Fantasy is of the solitary self, and it cannot lead us away from ourselves. It is by imagination that we cross over the difference between ourselves and other beings and thus learn compassion, forbearance, mercy, forgiveness, sympathy, and love—the virtues without which neither we nor the world can live.

Angus Fletcher:

Whatever the power of truth may be, literature’s own special power has always lain in fiction, that wonder we construct.

Categories
Books History Nature Review

Down from Basswood: Voices from the Boundary Waters

A friend of mine recently moved to northern Minnesota’s Iron Range. He said he’d been looking online for information about the region when he stumbled upon mention of an obscure book that was supposed to really capture the area well. It was the short story collection Down from Basswood: Voices from the Boundary Waters by Lynn Maria Laitala, and having now finished it I can say it’s one of my favorite reads in a long time.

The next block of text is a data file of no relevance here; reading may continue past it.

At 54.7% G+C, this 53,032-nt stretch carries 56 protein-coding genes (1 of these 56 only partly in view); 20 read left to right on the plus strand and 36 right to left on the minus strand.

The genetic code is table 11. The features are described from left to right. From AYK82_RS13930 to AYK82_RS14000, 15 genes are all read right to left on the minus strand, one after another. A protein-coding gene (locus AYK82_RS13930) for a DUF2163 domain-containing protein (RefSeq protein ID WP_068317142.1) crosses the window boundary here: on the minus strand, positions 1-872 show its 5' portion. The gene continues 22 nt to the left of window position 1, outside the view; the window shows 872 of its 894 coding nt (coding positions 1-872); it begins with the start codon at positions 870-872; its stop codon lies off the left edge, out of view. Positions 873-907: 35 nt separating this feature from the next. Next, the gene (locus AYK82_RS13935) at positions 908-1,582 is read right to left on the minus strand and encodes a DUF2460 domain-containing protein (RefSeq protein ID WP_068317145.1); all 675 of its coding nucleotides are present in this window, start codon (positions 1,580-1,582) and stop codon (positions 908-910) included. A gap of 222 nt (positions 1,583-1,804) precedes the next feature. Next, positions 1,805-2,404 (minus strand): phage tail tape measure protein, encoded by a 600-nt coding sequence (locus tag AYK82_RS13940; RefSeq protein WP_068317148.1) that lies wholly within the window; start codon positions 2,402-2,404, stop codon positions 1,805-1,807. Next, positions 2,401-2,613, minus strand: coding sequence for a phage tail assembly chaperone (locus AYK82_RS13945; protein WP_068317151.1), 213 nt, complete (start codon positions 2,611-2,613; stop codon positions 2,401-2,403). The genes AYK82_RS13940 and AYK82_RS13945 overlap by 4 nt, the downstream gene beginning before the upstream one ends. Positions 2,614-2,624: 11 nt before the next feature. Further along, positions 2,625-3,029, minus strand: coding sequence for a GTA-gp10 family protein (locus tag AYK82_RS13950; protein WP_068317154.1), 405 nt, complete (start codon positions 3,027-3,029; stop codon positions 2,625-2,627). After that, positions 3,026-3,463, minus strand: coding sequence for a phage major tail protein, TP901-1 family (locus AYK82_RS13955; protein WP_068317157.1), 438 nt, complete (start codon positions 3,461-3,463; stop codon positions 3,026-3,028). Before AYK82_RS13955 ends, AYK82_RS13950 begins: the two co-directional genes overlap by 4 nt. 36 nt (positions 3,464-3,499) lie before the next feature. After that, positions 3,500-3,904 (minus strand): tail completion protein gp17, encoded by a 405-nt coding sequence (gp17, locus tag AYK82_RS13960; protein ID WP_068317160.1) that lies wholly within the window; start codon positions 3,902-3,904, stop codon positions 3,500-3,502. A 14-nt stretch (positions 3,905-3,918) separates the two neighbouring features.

I’ve never been to the Boundary Waters. I had a chance in high school to take a canoe/portaging trip with other kids in my youth group, but I didn’t go and regret it. I do, however, have lots of memories in northern Wisconsin, where I’ve spent time fishing, hunting, and exploring. That experience, combined with my interest in the stories of people from the Northwoods and my family history (more on this later), made this book a big, bright green light.

If not for my friend’s strong recommendation, I probably would have never heard of this book or given it much of a chance if I had. This is mostly for superficial reasons: it has an amateur, self-published look (excepting the beautiful chapter-heading illustrations by Carl Gawboy, as sampled in this post) and contains far too many basic and frankly egregious editing errors.

I’m glad I pushed past my pedantry and focused on the storytelling, because it’s exceptional.

About the book

Spanning several generations, from the early twentieth century to the 1970s, each of the 27 relatively short and standalone stories are told from a different person’s perspective around the northern Minnesota town of Winton. (The Genealogy of Characters was very helpful for orienting myself throughout the book.) Each story intertwines and overlaps with the others, both explicitly—through shared characters and setting—and implicitly, through common themes of people struggling against nature, their kin, and themselves.

Laitala’s brief preface is worth quoting in full because it sets the stage well for the rest of the book: